This year, students conducted a study on how undergraduate graduates of the HSE Faculty of Philosophy work. 18% – in marketing and advertising, 11% – in media and art, the same number found themselves in management, 9% – in IT, and so on.

    I have seen most of the careers of Ph. D. graduates, compared them with each other, and overall I am very happy with how my own career track has developed after the faculty. I love teaching and work with the best students in Russia from different faculties of the Higher School of Economics. I also work for a federal newspaper that promotes the values of free speech. I participate in several excellent educational projects with my friends from the Gaidar Foundation and Inliberty. I conduct events with the best Russian philosophical magazine Logos. I have the opportunity to speak out in the media as a person who has some opinions. I give public lectures in various cities and know almost the majority of thinking public people in Russia (and this is useful, they have a lot to learn). I'll never get to the office again – I don't know if that's a good thing or a bad thing. I'm definitely doing what I love – inventing different things, reading books, and listening to smart people. Fortunately, I have no difference between work and life.

    There are two considerations superimposed on this blissful but outdated image. First, the bad news is that there is no more media and politics in Russia, unless you are ready to accept by default that the boss is always right. So there's not much to catch here.�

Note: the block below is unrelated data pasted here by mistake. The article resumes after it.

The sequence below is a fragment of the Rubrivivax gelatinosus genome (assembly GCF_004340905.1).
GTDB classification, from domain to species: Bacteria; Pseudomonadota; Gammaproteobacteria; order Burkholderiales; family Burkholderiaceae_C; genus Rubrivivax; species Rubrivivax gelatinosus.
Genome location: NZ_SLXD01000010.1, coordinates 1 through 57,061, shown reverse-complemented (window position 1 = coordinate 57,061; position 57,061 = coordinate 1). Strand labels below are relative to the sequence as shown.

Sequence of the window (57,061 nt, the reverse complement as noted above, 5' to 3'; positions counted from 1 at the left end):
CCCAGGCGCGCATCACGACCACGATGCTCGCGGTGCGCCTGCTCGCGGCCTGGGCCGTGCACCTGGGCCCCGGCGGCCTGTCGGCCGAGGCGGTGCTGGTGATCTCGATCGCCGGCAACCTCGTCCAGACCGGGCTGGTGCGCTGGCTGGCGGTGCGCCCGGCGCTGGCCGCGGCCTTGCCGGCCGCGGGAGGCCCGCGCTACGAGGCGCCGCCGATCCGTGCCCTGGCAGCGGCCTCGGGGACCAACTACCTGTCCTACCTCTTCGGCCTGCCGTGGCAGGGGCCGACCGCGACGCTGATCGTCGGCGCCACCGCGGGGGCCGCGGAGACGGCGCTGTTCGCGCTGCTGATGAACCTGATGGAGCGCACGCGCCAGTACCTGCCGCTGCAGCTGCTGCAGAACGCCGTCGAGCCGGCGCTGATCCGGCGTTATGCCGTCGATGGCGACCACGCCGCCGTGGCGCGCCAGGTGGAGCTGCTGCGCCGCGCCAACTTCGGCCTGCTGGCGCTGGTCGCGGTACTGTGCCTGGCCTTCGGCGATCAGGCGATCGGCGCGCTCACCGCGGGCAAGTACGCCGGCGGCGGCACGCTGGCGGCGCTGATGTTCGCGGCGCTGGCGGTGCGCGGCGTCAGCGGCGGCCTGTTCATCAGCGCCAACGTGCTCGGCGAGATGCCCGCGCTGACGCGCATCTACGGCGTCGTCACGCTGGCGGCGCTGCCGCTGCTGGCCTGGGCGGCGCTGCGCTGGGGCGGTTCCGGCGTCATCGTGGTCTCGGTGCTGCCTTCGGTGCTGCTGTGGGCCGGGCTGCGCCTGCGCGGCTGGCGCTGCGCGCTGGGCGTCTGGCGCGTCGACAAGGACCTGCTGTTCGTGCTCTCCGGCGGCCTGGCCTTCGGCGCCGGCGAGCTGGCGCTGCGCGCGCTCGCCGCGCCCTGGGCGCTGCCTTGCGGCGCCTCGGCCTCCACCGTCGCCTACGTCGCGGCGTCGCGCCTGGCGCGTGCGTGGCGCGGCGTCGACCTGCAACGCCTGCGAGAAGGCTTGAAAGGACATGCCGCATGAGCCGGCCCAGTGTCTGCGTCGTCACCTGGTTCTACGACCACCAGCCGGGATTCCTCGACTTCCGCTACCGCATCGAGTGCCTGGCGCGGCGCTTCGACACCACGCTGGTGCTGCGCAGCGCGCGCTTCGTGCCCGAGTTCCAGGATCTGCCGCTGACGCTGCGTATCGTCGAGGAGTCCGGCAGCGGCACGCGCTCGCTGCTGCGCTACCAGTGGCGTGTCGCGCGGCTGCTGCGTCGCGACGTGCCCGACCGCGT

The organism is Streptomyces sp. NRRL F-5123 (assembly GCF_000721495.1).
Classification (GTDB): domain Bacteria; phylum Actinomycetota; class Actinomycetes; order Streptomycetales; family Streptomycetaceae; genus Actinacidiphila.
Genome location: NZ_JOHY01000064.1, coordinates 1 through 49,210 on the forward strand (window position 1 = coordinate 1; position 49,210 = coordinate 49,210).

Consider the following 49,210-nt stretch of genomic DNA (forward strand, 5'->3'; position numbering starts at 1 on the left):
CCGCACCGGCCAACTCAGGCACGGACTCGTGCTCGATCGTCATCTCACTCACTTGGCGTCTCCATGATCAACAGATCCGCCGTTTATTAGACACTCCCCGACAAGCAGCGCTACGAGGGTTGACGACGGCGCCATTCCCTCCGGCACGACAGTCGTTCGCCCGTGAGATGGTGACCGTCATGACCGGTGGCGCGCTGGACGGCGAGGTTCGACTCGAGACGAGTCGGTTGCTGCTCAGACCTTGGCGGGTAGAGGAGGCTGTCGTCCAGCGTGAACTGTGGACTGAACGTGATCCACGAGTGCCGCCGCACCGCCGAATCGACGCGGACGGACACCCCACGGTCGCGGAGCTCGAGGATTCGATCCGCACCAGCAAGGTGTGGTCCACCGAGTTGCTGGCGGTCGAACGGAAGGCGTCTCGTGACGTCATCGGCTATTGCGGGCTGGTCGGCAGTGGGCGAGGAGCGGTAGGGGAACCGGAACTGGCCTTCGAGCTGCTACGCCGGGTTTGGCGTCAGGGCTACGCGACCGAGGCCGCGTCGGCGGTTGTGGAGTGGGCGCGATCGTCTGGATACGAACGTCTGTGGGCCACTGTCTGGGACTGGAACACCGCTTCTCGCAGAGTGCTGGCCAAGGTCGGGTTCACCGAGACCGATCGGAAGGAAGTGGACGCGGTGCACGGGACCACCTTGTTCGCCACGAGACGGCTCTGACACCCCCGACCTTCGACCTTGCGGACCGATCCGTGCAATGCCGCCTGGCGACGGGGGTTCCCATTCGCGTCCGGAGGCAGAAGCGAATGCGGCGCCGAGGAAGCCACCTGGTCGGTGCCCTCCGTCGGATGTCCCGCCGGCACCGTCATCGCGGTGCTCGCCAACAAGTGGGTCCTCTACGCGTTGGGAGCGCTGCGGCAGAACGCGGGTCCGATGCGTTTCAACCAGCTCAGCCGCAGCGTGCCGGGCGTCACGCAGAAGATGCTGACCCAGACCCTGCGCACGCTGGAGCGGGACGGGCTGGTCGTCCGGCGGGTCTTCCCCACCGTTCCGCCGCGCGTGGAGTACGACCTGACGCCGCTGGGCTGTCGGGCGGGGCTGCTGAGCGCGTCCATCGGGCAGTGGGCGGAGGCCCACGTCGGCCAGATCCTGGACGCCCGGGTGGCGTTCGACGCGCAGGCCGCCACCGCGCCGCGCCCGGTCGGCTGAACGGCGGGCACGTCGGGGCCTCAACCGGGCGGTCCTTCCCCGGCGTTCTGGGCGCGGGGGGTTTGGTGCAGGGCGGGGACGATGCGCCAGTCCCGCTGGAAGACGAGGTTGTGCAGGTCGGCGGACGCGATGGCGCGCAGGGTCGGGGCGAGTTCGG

Hence the second consideration – and the good news. Everything in the world has changed quite a lot compared to the 20th century – we are only beginning to fully understand the consequences of these changes. Previously, it was possible to “get a diploma” and “work in the specialty” all your life – and everyone did it. Now this number doesn't work anymore. A competent person today is considered to be one who is able to learn new things, retrain, and change his specialty if necessary. So whatever specialty you choose, you should be prepared for the fact that all your knowledge will be outdated even before you get a diploma. And in the workplace, you will start learning again – and this will continue for the rest of your life.

    Under these conditions, it is best to study what is difficult to obsolescence and what allows you to maneuver. Philosophy in this sense looks like a good choice. A perfectly reasonable career path today looks like this: a strong philosophical bachelor's degree, where you will be trained to read, interpret and understand, make you think, teach logic, and give an idea of classical culture. Then you go on to a master's degree in law, or in economics, or anywhere else, but most importantly-you remain a person who knows how to learn. Aristotle said that philosophy is the art of being surprised. This, in my opinion, is the goal of modern philosophical education: to be surprised by a world in which it is no longer possible to “work in a specialty”.